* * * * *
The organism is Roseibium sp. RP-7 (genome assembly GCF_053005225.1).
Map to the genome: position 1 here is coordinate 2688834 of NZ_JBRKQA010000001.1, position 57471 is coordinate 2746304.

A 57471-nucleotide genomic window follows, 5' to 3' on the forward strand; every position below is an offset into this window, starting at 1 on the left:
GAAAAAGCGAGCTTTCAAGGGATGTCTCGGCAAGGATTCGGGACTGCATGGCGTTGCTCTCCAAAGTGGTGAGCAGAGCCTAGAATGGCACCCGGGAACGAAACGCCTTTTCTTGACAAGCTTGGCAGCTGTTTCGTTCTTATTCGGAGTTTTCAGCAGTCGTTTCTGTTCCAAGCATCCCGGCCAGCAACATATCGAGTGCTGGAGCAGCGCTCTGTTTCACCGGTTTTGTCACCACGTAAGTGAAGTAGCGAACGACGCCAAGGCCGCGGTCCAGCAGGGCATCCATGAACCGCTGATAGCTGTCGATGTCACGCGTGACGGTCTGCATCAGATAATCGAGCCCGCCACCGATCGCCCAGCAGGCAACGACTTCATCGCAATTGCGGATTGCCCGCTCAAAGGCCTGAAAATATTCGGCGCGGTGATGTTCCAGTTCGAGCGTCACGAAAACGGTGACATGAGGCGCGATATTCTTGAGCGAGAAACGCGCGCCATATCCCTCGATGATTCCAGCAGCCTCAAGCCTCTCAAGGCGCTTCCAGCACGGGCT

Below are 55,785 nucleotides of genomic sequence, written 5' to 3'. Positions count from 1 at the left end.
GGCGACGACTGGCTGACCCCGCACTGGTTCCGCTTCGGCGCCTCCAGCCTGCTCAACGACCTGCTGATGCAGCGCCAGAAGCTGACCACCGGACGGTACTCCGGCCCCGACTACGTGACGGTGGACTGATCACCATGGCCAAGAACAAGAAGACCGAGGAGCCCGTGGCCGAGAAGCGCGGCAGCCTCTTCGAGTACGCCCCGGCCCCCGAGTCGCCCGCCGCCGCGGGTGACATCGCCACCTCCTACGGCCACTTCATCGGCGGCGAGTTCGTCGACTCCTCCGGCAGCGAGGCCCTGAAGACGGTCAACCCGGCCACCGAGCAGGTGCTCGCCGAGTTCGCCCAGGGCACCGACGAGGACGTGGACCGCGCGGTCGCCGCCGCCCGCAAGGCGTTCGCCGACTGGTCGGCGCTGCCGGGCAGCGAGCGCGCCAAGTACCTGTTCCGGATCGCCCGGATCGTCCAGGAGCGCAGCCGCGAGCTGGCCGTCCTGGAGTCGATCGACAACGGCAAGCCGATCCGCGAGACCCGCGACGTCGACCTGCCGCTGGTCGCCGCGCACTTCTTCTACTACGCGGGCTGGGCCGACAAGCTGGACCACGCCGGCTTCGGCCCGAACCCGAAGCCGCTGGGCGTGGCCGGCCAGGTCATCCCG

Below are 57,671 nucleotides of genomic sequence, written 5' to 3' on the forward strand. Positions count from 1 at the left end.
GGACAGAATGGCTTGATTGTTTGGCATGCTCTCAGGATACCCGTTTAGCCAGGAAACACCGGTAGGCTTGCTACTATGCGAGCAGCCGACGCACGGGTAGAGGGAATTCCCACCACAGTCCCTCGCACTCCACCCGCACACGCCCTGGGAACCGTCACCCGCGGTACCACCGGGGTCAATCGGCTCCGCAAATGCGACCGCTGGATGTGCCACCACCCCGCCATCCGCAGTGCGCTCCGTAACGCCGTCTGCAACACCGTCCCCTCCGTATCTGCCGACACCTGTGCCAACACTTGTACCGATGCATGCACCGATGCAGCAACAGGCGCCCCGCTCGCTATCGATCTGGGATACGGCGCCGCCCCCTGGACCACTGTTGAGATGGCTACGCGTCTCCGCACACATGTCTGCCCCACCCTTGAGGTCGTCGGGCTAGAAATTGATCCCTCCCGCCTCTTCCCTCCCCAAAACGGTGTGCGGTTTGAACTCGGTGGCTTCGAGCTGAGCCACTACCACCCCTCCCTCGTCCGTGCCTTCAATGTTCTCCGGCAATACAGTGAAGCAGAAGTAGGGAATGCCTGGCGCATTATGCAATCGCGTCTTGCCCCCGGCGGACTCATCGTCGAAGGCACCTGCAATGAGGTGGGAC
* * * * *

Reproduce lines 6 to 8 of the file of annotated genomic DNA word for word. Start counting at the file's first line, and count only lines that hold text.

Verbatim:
GGCGACGACTGGCTGACCCCGCACTGGTTCCGCTTCGGCGCCTCCAGCCTGCTCAACGACCTGCTGATGCAGCGCCAGAAGCTGACCACCGGACGGTACTCCGGCCCCGACTACGTGACGGTGGACTGATCACCATGGCCAAGAACAAGAAGACCGAGGAGCCCGTGGCCGAGAAGCGCGGCAGCCTCTTCGAGTACGCCCCGGCCCCCGAGTCGCCCGCCGCCGCGGGTGACATCGCCACCTCCTACGGCCACTTCATCGGCGGCGAGTTCGTCGACTCCTCCGGCAGCGAGGCCCTGAAGACGGTCAACCCGGCCACCGAGCAGGTGCTCGCCGAGTTCGCCCAGGGCACCGACGAGGACGTGGACCGCGCGGTCGCCGCCGCCCGCAAGGCGTTCGCCGACTGGTCGGCGCTGCCGGGCAGCGAGCGCGCCAAGTACCTGTTCCGGATCGCCCGGATCGTCCAGGAGCGCAGCCGCGAGCTGGCCGTCCTGGAGTCGATCGACAACGGCAAGCCGATCCGCGAGACCCGCGACGTCGACCTGCCGCTGGTCGCCGCGCACTTCTTCTACTACGCGGGCTGGGCCGACAAGCTGGACCACGCCGGCTTCGGCCCGAACCCGAAGCCGCTGGGCGTGGCCGGCCAGGTCATCCCG

Below are 57,671 nucleotides of genomic sequence, written 5' to 3' on the forward strand. Positions count from 1 at the left end.
GGACAGAATGGCTTGATTGTTTGGCATGCTCTCAGGATACCCGTTTAGCCAGGAAACACCGGTAGGCTTGCTACTATGCGAGCAGCCGACGCACGGGTAGAGGGAATTCCCACCACAGTCCCTCGCACTCCACCCGCACACGCCCTGGGAACCGTCACCCGCGGTACCACCGGGGTCAATCGGCTCCGCAAATGCGACCGCTGGATGTGCCACCACCCCGCCATCCGCAGTGCGCTCCGTAACGCCGTCTGCAACACCGTCCCCTCCGTATCTGCCGACACCTGTGCCAACACTTGTACCGATGCATGCACCGATGCAGCAACAGGCGCCCCGCTCGCTATCGATCTGGGATACGGCGCCGCCCCCTGGACCACTGTTGAGATGGCTACGCGTCTCCGCACACATGTCTGCCCCACCCTTGAGGTCGTCGGGCTAGAAATTGATCCCTCCCGCCTCTTCCCTCCCCAAAACGGTGTGCGGTTTGAACTCGGTGGCTTCGAGCTGAGCCACTACCACCCCTCCCTCGTCCGTGCCTTCAATGTTCTCCGGCAATACAGTGAAGCAGAAGTAGGGAATGCCTGGCGCATTATGCAATCGCGTCTTGCCCCCGGCGGACTCATCGTCGAAGGCACCTGCAATGAGGTGGGAC